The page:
After much deliberation, it was decided to take the following approach to best ensure congruence between psychosine values across all participating laboratories. Human blood from a single donor was spiked with known amounts of non-deuterated psychosine from a stock solution made from qNMR-certified material. Spiked psychosine values of 0, 1, 2, 5, 10, 25, 50, and 100 nM were used in order to cover the range of psychosine values measured in control and patient DBS. DBS calibrators were created by spotting spiked blood onto standard 903-grade filter paper. These DBS calibrators were made by a single vendor (see Section 2) and supplied to the participating laboratories for use as calibrators. Each laboratory measured the amount of psychosine in each calibrator DBS using the LC-MS/MS method and stock solution of deuterated psychosine (as internal standard) of their choice. Each laboratory then made a standard curve with measured psychosine on the y-axis and quality control psychosine (as stated by the manufacturer) on the x-axis. The set of these standard curves from the four clinical laboratories, the research laboratory as well as from the vendor are shown together in Figure 2. It can be seen that the slopes of these standard curves are different in each laboratory, which underscores the lack of congruence noted above. However, this is presumably of no concern since each laboratory pledges to use its own standard curve to determine the psychosine concentrations in patient samples. In this way, even though each of the four laboratories will obtain different assay responses on an identical test sample, they will all report the same psychosine values based on their own standard curve made from the same calibrators. Furthermore, each laboratory includes at least a subset of these DBS calibrators each time they measure psychosine in a set of new patient samples. In this way, any drifts in the analysis, for example a change in RRF, will be accounted for.
This approach requires that the true amount of psychosine in the calibrators does not change during storage of the calibrators. In a previous study, it was found that psychosine was stable in freezer-stored DBS for up to 6 months [3], and thus it was decided that an expiration date of 3 months be placed on the calibrators until the extended stability has been determined. It was also decided that when the manufacturer makes a new lot of calibrators, that they be checked side-by-side with the previous lot. Any differences will be assumed to be due to different absolute amounts of psychosine added to the new lot versus the old lot (this makes the reasonable assumption that RRF does not change between samples run on the same day). The new lot will be calibrated to the old lot. For example, if the newly made putative 1 nM psychosine DBS standard reads 10% higher by LC-MS/MS than the 1 nM standard in the original lot tested at the same time, the new lot will be specified as a 1.1 nM calibrator. The manufacturer also agreed that when making a new lot of calibrators, both deuterated and non-deuterated psychosine standards that have been certified by qNMR will be used. This will presumably lead to a minimal change in the measured calibrator level of the new lot compared to that of the original lot, and thus, the updated calibrator levels will be very close to those of the original lot. This approach does not guarantee against a slow and systematic drift in calibrator levels over a long period of time, and going forward, it will be important to monitor the lot-to-lot variation over several lots. Hopefully, any changes will be slight and not systematically in one direction.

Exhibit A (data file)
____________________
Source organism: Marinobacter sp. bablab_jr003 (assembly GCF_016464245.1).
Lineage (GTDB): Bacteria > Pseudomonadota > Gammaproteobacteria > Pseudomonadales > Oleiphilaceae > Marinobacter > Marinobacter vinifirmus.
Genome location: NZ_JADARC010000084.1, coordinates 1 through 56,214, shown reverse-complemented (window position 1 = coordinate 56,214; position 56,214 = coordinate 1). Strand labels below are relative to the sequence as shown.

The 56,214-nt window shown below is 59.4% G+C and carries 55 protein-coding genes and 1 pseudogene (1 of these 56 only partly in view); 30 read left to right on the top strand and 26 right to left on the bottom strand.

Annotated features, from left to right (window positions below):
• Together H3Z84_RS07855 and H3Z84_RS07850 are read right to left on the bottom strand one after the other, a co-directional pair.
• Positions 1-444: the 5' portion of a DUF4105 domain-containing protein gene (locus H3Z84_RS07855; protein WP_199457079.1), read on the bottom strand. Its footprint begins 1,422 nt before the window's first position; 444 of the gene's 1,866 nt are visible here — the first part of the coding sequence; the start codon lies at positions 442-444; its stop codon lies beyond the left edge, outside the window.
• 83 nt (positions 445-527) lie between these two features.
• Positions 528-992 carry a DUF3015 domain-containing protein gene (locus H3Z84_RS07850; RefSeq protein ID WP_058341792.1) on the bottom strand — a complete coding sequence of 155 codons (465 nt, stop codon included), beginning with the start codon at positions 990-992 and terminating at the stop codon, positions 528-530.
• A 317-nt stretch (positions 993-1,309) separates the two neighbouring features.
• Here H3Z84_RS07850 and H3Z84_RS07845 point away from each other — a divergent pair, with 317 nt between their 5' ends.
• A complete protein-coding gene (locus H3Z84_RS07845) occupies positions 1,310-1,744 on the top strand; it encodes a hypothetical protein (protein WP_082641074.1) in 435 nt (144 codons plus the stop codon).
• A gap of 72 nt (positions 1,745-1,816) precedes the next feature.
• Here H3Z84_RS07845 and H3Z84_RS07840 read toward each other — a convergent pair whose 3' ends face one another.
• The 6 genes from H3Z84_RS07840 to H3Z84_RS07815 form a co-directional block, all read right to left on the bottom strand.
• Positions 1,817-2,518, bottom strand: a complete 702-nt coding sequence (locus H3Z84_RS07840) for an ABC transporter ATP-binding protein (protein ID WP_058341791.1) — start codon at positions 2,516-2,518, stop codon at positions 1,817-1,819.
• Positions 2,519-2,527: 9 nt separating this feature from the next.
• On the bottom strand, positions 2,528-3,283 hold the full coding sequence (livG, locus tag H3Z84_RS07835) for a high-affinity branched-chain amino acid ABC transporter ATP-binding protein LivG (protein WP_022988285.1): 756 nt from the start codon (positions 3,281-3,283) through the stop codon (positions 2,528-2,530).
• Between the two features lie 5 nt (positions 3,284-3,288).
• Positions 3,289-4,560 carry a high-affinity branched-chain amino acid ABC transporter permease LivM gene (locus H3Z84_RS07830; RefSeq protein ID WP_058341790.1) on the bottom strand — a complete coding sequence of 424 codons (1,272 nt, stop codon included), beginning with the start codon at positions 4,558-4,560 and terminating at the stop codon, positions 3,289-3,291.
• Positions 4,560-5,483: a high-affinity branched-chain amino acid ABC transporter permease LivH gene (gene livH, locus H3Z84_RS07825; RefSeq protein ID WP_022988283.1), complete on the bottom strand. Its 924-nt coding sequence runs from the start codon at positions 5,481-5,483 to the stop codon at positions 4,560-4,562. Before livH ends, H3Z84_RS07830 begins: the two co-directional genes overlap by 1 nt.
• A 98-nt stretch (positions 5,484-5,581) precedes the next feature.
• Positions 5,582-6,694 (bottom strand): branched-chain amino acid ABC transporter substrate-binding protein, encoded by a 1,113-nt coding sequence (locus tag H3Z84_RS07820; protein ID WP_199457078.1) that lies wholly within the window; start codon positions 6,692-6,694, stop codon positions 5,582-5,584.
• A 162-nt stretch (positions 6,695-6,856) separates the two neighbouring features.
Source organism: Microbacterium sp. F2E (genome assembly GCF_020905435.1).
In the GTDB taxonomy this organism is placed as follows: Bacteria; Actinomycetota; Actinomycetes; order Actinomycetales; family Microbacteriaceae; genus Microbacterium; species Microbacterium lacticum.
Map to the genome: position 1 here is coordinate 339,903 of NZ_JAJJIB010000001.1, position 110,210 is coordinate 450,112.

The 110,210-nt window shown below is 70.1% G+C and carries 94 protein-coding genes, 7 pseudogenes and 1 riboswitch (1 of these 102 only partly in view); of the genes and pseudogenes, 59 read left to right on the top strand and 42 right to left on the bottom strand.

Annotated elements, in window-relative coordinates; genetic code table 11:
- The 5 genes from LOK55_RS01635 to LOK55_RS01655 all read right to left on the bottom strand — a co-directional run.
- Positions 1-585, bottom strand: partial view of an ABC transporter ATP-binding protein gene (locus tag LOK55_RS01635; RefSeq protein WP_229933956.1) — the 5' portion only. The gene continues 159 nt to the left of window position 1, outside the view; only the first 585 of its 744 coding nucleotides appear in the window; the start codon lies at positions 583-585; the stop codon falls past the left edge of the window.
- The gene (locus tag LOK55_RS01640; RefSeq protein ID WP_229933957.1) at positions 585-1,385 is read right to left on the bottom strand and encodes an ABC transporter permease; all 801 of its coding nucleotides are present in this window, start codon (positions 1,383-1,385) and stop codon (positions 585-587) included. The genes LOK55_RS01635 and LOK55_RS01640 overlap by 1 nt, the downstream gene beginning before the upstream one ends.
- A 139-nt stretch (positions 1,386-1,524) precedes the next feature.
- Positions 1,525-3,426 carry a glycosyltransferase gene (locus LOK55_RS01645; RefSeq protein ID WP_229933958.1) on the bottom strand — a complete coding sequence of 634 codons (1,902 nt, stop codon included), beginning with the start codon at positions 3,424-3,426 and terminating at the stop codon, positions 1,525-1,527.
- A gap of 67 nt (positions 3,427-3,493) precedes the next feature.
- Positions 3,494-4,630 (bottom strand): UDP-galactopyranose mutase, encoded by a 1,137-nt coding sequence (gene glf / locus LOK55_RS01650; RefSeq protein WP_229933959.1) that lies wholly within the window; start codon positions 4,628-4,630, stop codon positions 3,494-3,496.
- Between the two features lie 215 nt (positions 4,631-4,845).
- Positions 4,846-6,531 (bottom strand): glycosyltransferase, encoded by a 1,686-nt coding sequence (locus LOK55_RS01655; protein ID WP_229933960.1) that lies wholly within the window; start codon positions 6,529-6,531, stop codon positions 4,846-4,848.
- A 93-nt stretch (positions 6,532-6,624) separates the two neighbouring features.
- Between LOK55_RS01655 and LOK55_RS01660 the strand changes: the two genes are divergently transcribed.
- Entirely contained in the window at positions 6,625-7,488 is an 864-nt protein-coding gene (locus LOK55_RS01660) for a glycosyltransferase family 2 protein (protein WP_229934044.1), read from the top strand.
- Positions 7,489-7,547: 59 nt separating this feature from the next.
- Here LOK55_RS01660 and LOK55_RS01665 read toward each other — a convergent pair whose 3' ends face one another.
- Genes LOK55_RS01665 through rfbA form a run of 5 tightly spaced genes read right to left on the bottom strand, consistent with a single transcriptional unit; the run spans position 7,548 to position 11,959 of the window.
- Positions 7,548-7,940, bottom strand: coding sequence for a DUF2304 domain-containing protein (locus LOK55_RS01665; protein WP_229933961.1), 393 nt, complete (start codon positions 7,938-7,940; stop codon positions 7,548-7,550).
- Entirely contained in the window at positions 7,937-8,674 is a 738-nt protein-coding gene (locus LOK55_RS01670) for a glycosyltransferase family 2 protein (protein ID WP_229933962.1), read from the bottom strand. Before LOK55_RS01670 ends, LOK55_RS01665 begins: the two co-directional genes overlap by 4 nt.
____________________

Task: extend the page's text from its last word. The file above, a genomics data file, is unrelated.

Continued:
By using this common set of psychosine DBS calibrators, it is possible for the laboratories with limited access to patient specimens to adopt the reference ranges from the laboratory with the most extensively studied reference ranges [8]. As noted above, this is essential in the case of Krabbe disease where the number of specimens from affected patients is very limited, especially when considering different degrees of disease severity.

Author Contributions

Data curation, M.H.G.; Formal analysis, Z.H., C.T.T., C.B., H.K., N.B.S., P.D.D., S.S., J.O., D.M. and M.H.G.; Funding acquisition, M.H.G.; Methodology, M.H.G.; Supervision, M.H.G.; Writing—original draft, M.H.G. All authors have read and agreed to the published version of the manuscript.

Funding

The work in the M.H.G. laboratory was funded by a grant from the National Institutes of Health (R01 DK067859).

Conflicts of Interest

M.H.G. is a consultant for PerkinElmer, Corp. and a co-founder of GelbChem LLC, the other authors declare no conflicts of interest.

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Figure 1. Galactocerebrosidase (GALC)-catalyzed reaction and direct conversion of galactosylceramide to psychosine when GALC is deficient as proposed [4].
Figure 1. Galactocerebrosidase (GALC)-catalyzed reaction and direct conversion of galactosylceramide to psychosine when GALC is deficient as proposed [4].
Ijns 06 00029 g001
Figure 2. The y-axis gives the psychosine value (nM) measured in each laboratory by their LC-MS/MS method. The x-axis gives the vendor stated psychosine values (nM) for each dried blood spot (DBS) calibrator: Filled circles/solid line (Nationwide), open circles/solid line (Mayo), filled triangles/dotted line (PerkinElmer), open squares/solid line (NY Wadsworth Center), plus signs/solid line (GelbChem LLC).
Figure 2. The y-axis gives the psychosine value (nM) measured in each laboratory by their LC-MS/MS method. The x-axis gives the vendor stated psychosine values (nM) for each dried blood spot (DBS) calibrator: Filled circles/solid line (Nationwide), open circles/solid line (Mayo), filled triangles/dotted line (PerkinElmer), open squares/solid line (NY Wadsworth Center), plus signs/solid line (GelbChem LLC).
Ijns 06 00029 g002